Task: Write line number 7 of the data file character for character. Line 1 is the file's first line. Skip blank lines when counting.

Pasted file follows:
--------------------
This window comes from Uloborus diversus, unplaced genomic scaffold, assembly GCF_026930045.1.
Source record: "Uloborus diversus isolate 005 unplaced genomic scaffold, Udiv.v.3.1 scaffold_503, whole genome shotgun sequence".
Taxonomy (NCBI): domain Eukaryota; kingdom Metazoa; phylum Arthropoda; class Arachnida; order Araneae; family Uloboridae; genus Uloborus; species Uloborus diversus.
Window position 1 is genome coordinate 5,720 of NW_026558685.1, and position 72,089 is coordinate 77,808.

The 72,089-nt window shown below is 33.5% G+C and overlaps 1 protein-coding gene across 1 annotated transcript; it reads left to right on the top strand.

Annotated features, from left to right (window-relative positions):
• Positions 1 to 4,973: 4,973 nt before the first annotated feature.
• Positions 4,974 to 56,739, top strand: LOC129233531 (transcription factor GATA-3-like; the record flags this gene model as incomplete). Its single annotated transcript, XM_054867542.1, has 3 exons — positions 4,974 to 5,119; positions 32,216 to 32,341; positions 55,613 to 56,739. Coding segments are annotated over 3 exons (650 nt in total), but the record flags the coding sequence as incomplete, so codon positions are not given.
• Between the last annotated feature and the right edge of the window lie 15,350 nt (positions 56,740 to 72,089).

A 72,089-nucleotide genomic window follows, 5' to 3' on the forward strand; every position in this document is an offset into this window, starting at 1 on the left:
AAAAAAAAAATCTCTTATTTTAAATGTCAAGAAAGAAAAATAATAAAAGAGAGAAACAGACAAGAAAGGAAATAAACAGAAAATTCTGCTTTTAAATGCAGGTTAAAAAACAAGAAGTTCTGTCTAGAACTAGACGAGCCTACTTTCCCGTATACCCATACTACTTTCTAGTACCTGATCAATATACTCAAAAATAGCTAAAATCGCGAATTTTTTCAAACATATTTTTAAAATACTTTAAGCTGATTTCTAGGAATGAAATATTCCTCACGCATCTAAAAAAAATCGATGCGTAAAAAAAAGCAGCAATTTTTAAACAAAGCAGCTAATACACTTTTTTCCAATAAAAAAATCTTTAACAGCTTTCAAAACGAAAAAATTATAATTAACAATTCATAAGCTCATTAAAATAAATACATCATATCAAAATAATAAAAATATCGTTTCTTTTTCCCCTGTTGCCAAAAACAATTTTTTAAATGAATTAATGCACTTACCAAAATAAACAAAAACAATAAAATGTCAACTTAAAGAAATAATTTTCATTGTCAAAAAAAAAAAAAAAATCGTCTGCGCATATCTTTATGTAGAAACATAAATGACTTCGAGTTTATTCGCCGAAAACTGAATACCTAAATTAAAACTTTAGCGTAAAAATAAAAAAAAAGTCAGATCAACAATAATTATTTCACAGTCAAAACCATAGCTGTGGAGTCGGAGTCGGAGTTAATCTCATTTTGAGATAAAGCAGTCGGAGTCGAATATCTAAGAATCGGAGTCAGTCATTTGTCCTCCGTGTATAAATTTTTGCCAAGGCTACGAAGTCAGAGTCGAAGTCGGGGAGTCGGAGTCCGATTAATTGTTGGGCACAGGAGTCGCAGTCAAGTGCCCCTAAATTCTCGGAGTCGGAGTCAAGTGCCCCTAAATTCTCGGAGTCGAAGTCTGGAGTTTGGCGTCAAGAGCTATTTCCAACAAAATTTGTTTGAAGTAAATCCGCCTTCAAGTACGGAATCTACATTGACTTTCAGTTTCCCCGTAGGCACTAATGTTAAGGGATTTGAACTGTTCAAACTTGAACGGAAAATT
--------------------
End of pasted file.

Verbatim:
• Positions 1 to 4,973: 4,973 nt before the first annotated feature.